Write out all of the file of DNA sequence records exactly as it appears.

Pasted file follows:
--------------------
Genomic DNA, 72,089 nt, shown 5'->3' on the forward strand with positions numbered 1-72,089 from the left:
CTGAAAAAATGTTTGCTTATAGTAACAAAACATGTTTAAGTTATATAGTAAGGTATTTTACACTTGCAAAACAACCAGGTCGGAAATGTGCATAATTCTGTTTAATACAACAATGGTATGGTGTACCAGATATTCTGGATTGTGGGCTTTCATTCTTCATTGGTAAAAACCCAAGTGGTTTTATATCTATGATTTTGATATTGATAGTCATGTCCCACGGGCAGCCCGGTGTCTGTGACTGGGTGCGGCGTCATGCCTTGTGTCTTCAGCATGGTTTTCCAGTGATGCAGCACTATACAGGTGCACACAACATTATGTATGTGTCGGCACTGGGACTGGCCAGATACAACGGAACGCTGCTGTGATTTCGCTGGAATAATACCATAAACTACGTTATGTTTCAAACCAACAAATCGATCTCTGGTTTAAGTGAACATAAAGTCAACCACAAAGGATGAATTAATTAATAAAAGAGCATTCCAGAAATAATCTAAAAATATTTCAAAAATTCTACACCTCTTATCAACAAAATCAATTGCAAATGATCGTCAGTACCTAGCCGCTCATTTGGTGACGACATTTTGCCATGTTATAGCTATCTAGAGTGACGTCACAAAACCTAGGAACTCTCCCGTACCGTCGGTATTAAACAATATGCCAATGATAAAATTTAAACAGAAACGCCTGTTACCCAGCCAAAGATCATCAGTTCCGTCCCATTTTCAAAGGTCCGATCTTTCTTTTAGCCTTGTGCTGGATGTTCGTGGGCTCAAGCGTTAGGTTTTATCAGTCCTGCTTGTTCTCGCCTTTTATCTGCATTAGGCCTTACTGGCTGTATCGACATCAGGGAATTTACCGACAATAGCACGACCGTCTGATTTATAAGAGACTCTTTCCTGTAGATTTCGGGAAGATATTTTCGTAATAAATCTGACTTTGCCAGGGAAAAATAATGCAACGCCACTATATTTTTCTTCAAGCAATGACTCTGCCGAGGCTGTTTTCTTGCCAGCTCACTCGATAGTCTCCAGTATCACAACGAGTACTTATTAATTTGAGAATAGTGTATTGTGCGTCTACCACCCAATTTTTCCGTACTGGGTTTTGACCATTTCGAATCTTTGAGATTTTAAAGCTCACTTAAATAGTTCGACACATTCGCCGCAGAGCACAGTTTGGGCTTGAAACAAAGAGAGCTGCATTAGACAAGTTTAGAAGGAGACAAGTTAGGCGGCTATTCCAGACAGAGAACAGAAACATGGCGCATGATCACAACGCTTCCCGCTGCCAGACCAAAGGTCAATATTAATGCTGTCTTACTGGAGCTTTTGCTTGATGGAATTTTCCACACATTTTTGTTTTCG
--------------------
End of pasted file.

Genomic DNA, 72,089 nt, shown 5'->3' on the forward strand with positions numbered 1-72,089 from the left:
CTGAAAAAATGTTTGCTTATAGTAACAAAACATGTTTAAGTTATATAGTAAGGTATTTTACACTTGCAAAACAACCAGGTCGGAAATGTGCATAATTCTGTTTAATACAACAATGGTATGGTGTACCAGATATTCTGGATTGTGGGCTTTCATTCTTCATTGGTAAAAACCCAAGTGGTTTTATATCTATGATTTTGATATTGATAGTCATGTCCCACGGGCAGCCCGGTGTCTGTGACTGGGTGCGGCGTCATGCCTTGTGTCTTCAGCATGGTTTTCCAGTGATGCAGCACTATACAGGTGCACACAACATTATGTATGTGTCGGCACTGGGACTGGCCAGATACAACGGAACGCTGCTGTGATTTCGCTGGAATAATACCATAAACTACGTTATGTTTCAAACCAACAAATCGATCTCTGGTTTAAGTGAACATAAAGTCAACCACAAAGGATGAATTAATTAATAAAAGAGCATTCCAGAAATAATCTAAAAATATTTCAAAAATTCTACACCTCTTATCAACAAAATCAATTGCAAATGATCGTCAGTACCTAGCCGCTCATTTGGTGACGACATTTTGCCATGTTATAGCTATCTAGAGTGACGTCACAAAACCTAGGAACTCTCCCGTACCGTCGGTATTAAACAATATGCCAATGATAAAATTTAAACAGAAACGCCTGTTACCCAGCCAAAGATCATCAGTTCCGTCCCATTTTCAAAGGTCCGATCTTTCTTTTAGCCTTGTGCTGGATGTTCGTGGGCTCAAGCGTTAGGTTTTATCAGTCCTGCTTGTTCTCGCCTTTTATCTGCATTAGGCCTTACTGGCTGTATCGACATCAGGGAATTTACCGACAATAGCACGACCGTCTGATTTATAAGAGACTCTTTCCTGTAGATTTCGGGAAGATATTTTCGTAATAAATCTGACTTTGCCAGGGAAAAATAATGCAACGCCACTATATTTTTCTTCAAGCAATGACTCTGCCGAGGCTGTTTTCTTGCCAGCTCACTCGATAGTCTCCAGTATCACAACGAGTACTTATTAATTTGAGAATAGTGTATTGTGCGTCTACCACCCAATTTTTCCGTACTGGGTTTTGACCATTTCGAATCTTTGAGATTTTAAAGCTCACTTAAATAGTTCGACACATTCGCCGCAGAGCACAGTTTGGGCTTGAAACAAAGAGAGCTGCATTAGACAAGTTTAGAAGGAGACAAGTTAGGCGGCTATTCCAGACAGAGAACAGAAACATGGCGCATGATCACAACGCTTCCCGCTGCCAGACCAAAGGTCAATATTAATGCTGTCTTACTGGAGCTTTTGCTTGATGGAATTTTCCACACATTTTTGTTTTCG